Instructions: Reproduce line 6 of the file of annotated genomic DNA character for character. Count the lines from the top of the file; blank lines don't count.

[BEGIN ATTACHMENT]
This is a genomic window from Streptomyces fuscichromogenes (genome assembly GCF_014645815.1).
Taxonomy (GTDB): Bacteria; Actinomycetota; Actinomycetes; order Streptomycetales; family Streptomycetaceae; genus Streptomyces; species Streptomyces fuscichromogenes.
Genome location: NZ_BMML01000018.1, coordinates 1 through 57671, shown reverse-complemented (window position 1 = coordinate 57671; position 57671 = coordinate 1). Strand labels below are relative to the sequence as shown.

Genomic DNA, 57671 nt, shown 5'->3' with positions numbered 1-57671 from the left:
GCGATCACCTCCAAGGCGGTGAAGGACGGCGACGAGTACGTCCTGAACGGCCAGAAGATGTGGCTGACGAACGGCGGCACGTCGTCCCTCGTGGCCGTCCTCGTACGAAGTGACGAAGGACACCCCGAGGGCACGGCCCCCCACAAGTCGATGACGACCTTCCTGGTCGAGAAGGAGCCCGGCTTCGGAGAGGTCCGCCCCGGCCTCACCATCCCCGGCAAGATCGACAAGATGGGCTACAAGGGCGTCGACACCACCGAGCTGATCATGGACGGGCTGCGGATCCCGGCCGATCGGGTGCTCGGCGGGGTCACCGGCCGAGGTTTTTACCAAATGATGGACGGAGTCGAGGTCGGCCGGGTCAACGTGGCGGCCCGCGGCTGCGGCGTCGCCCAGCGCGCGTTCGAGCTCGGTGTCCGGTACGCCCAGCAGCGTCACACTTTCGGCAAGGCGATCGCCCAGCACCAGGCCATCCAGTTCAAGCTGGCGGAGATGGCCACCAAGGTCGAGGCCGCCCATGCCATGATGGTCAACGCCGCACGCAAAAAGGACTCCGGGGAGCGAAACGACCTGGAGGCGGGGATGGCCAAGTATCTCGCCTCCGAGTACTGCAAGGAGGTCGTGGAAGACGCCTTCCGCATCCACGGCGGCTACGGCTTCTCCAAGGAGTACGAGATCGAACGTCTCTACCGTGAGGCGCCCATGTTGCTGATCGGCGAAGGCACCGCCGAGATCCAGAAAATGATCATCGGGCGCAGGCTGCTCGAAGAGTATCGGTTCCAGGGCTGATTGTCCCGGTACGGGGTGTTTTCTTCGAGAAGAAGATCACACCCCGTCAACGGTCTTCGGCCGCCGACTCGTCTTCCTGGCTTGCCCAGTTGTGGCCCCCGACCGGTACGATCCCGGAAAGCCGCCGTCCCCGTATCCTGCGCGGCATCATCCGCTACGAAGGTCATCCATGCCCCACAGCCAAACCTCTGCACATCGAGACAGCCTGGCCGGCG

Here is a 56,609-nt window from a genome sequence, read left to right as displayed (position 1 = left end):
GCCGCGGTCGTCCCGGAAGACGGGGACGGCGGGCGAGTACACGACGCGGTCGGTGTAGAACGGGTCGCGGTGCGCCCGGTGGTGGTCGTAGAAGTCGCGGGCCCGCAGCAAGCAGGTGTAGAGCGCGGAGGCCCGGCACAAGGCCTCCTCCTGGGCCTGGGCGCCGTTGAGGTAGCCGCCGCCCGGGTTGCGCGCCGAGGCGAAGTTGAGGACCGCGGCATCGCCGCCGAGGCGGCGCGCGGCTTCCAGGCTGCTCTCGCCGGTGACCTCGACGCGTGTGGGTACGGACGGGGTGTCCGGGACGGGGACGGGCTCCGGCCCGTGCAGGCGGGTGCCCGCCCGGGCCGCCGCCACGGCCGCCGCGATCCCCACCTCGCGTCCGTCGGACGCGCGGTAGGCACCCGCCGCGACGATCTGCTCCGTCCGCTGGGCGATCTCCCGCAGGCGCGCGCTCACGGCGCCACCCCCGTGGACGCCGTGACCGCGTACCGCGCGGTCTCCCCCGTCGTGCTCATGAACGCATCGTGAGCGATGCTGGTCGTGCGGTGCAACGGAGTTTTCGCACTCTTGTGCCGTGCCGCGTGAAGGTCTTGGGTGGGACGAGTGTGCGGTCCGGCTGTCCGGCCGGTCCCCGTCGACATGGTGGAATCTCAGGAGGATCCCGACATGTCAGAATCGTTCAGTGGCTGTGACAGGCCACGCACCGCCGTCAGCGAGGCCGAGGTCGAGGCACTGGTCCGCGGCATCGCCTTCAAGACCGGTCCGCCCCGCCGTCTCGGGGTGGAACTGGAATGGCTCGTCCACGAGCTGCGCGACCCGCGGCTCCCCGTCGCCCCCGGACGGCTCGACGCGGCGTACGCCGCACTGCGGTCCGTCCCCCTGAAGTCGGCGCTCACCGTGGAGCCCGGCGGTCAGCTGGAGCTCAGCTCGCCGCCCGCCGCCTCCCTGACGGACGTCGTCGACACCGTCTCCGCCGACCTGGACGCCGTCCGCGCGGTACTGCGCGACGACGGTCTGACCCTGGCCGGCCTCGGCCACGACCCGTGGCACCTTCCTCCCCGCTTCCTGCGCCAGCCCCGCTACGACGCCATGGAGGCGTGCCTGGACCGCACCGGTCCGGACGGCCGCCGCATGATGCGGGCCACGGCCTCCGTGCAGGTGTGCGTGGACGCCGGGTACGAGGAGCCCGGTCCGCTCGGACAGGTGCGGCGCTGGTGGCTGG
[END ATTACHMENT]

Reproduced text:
Here is a 56,609-nt window from a genome sequence, read left to right as displayed (position 1 = left end):